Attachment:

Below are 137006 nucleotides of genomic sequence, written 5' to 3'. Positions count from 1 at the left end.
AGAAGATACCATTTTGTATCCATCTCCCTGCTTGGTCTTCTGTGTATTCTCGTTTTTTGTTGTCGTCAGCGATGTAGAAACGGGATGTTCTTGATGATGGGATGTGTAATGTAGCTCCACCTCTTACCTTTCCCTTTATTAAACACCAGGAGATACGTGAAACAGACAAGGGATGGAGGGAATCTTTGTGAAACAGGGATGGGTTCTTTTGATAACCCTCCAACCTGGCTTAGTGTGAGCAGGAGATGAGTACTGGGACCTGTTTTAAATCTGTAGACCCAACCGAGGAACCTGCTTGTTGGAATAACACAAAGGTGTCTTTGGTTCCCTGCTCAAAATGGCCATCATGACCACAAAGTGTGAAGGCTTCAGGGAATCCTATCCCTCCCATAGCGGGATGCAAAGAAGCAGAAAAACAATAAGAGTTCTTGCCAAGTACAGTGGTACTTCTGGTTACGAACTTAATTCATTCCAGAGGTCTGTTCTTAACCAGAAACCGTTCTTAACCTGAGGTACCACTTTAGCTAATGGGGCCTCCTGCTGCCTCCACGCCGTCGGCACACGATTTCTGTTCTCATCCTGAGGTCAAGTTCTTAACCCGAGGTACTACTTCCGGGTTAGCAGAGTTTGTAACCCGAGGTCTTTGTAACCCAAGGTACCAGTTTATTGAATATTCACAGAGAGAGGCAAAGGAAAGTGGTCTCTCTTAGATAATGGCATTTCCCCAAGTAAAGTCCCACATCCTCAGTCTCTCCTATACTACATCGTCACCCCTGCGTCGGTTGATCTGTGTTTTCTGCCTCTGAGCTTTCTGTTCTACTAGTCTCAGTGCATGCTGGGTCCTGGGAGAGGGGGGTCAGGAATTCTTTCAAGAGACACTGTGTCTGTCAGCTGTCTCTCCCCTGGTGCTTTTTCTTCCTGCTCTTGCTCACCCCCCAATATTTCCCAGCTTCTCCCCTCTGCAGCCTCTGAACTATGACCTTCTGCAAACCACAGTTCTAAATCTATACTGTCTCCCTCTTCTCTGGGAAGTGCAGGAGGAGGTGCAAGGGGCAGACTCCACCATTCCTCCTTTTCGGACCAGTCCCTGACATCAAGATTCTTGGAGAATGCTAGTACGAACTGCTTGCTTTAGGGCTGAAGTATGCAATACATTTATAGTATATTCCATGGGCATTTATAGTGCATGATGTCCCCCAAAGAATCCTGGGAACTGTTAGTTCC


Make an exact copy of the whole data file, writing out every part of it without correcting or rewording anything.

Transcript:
Below are 137006 nucleotides of genomic sequence, written 5' to 3'. Positions count from 1 at the left end.
AGAAGATACCATTTTGTATCCATCTCCCTGCTTGGTCTTCTGTGTATTCTCGTTTTTTGTTGTCGTCAGCGATGTAGAAACGGGATGTTCTTGATGATGGGATGTGTAATGTAGCTCCACCTCTTACCTTTCCCTTTATTAAACACCAGGAGATACGTGAAACAGACAAGGGATGGAGGGAATCTTTGTGAAACAGGGATGGGTTCTTTTGATAACCCTCCAACCTGGCTTAGTGTGAGCAGGAGATGAGTACTGGGACCTGTTTTAAATCTGTAGACCCAACCGAGGAACCTGCTTGTTGGAATAACACAAAGGTGTCTTTGGTTCCCTGCTCAAAATGGCCATCATGACCACAAAGTGTGAAGGCTTCAGGGAATCCTATCCCTCCCATAGCGGGATGCAAAGAAGCAGAAAAACAATAAGAGTTCTTGCCAAGTACAGTGGTACTTCTGGTTACGAACTTAATTCATTCCAGAGGTCTGTTCTTAACCAGAAACCGTTCTTAACCTGAGGTACCACTTTAGCTAATGGGGCCTCCTGCTGCCTCCACGCCGTCGGCACACGATTTCTGTTCTCATCCTGAGGTCAAGTTCTTAACCCGAGGTACTACTTCCGGGTTAGCAGAGTTTGTAACCCGAGGTCTTTGTAACCCAAGGTACCAGTTTATTGAATATTCACAGAGAGAGGCAAAGGAAAGTGGTCTCTCTTAGATAATGGCATTTCCCCAAGTAAAGTCCCACATCCTCAGTCTCTCCTATACTACATCGTCACCCCTGCGTCGGTTGATCTGTGTTTTCTGCCTCTGAGCTTTCTGTTCTACTAGTCTCAGTGCATGCTGGGTCCTGGGAGAGGGGGGTCAGGAATTCTTTCAAGAGACACTGTGTCTGTCAGCTGTCTCTCCCCTGGTGCTTTTTCTTCCTGCTCTTGCTCACCCCCCAATATTTCCCAGCTTCTCCCCTCTGCAGCCTCTGAACTATGACCTTCTGCAAACCACAGTTCTAAATCTATACTGTCTCCCTCTTCTCTGGGAAGTGCAGGAGGAGGTGCAAGGGGCAGACTCCACCATTCCTCCTTTTCGGACCAGTCCCTGACATCAAGATTCTTGGAGAATGCTAGTACGAACTGCTTGCTTTAGGGCTGAAGTATGCAATACATTTATAGTATATTCCATGGGCATTTATAGTGCATGATGTCCCCCAAAGAATCCTGGGAACTGTTAGTTCC